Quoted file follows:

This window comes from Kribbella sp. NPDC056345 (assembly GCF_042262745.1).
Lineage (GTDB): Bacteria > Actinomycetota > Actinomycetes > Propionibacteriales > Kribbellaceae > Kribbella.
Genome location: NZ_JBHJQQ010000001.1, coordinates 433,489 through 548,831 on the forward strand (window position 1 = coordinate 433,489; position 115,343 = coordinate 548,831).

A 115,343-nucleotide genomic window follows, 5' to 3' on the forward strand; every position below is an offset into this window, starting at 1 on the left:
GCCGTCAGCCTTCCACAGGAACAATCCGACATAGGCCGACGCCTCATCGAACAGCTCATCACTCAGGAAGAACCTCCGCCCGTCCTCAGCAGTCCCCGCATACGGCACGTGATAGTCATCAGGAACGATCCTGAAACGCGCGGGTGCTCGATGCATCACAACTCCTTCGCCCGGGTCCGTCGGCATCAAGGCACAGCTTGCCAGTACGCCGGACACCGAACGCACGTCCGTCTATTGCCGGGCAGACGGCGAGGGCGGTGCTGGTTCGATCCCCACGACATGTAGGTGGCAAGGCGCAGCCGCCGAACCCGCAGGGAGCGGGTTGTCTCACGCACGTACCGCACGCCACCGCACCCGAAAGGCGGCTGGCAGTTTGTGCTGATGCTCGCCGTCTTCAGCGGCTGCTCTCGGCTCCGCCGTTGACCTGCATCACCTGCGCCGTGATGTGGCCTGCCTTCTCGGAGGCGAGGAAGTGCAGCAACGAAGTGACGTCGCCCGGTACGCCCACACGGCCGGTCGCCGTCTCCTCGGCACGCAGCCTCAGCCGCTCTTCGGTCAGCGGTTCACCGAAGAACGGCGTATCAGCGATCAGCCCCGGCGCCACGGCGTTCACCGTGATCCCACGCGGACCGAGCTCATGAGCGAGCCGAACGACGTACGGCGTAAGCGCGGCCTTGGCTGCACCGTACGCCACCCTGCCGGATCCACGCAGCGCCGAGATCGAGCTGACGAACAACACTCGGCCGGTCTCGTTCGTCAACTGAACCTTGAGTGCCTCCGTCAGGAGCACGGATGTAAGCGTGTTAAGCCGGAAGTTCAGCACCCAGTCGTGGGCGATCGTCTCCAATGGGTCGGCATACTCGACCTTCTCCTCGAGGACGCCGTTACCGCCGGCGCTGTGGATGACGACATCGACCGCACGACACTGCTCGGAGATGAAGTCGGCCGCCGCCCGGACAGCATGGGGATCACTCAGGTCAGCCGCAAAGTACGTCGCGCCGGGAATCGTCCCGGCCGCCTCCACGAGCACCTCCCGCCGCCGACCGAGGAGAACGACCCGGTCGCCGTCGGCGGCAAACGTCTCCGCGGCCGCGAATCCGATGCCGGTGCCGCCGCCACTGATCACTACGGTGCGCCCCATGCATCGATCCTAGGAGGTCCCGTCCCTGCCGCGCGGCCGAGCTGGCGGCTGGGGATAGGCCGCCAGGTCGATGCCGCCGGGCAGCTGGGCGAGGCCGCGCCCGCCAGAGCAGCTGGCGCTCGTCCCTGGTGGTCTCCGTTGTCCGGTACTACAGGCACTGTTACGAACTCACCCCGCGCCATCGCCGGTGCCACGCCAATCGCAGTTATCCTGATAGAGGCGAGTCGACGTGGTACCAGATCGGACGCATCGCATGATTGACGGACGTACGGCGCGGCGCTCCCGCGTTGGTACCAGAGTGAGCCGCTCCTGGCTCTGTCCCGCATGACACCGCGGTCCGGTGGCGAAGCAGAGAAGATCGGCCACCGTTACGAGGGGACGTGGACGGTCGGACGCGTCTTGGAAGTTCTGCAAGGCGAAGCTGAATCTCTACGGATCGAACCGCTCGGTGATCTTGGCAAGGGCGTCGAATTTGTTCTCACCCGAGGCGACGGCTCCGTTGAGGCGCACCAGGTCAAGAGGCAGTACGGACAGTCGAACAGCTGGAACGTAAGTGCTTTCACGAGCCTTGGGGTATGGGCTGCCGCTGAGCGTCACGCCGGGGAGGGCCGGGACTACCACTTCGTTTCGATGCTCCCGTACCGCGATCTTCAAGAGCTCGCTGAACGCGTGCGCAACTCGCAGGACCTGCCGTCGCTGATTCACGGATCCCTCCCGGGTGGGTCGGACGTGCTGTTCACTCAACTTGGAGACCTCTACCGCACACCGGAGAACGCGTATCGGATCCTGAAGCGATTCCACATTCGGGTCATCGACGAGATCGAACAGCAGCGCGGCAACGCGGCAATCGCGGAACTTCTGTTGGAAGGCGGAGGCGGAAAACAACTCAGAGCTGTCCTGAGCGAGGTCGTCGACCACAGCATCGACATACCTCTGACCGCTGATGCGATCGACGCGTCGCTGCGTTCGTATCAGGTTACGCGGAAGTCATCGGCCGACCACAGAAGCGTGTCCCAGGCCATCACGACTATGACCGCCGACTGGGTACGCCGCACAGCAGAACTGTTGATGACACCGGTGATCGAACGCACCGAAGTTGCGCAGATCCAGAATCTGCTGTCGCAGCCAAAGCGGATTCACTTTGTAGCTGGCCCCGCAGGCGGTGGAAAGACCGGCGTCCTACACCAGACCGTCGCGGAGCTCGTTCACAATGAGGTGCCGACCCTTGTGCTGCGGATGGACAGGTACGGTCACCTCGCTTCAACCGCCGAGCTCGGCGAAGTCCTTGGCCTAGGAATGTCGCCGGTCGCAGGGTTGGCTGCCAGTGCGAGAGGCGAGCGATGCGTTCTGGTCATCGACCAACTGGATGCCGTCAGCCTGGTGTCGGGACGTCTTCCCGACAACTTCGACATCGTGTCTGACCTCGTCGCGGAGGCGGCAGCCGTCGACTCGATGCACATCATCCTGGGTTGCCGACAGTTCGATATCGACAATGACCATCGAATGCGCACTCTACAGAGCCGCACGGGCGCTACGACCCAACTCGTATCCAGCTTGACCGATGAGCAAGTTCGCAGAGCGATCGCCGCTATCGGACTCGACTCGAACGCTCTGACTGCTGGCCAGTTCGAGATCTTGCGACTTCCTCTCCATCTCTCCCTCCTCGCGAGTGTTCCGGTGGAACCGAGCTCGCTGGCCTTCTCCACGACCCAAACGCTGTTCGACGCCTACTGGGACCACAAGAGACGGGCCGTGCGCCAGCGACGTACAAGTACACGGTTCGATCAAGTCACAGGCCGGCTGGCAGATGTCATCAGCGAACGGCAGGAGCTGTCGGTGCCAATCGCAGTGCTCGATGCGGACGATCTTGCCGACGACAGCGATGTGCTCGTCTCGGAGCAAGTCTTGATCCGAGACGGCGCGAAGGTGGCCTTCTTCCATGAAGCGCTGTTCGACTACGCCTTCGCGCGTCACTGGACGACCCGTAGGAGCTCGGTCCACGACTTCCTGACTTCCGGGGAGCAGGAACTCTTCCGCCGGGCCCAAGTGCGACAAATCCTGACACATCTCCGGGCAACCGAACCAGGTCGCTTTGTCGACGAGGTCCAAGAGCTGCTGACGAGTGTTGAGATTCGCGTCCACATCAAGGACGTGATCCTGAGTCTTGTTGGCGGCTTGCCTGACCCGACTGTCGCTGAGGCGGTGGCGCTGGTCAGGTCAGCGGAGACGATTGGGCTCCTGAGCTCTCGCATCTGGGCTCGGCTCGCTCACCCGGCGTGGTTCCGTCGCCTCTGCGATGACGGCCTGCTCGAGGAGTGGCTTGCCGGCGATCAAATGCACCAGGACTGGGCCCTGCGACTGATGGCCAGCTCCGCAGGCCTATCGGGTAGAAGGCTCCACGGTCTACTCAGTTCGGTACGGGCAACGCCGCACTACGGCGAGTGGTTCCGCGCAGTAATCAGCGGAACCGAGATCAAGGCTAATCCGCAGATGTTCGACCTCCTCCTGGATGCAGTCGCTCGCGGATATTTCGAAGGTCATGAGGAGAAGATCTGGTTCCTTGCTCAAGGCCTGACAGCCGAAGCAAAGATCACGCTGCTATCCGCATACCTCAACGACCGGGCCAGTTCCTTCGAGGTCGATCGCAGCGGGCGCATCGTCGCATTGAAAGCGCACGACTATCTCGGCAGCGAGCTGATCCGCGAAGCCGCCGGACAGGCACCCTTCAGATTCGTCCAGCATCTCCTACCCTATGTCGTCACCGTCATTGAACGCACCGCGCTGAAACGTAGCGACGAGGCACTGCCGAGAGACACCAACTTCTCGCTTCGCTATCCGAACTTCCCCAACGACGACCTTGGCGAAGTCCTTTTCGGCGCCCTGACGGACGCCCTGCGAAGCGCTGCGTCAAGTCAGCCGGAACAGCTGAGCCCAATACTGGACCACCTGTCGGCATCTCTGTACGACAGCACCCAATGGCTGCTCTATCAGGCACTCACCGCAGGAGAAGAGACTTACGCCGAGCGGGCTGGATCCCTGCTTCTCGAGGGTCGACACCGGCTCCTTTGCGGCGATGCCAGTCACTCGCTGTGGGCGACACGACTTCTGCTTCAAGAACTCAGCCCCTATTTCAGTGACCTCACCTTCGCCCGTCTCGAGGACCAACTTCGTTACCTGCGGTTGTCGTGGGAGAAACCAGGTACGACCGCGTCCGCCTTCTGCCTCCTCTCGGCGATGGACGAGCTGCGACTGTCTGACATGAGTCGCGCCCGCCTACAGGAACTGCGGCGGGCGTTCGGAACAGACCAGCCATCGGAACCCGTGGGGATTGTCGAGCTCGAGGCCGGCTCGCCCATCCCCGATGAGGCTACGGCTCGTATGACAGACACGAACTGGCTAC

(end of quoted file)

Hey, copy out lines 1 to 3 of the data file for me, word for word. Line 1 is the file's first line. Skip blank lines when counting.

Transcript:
This window comes from Kribbella sp. NPDC056345 (assembly GCF_042262745.1).
Lineage (GTDB): Bacteria > Actinomycetota > Actinomycetes > Propionibacteriales > Kribbellaceae > Kribbella.
Genome location: NZ_JBHJQQ010000001.1, coordinates 433,489 through 548,831 on the forward strand (window position 1 = coordinate 433,489; position 115,343 = coordinate 548,831).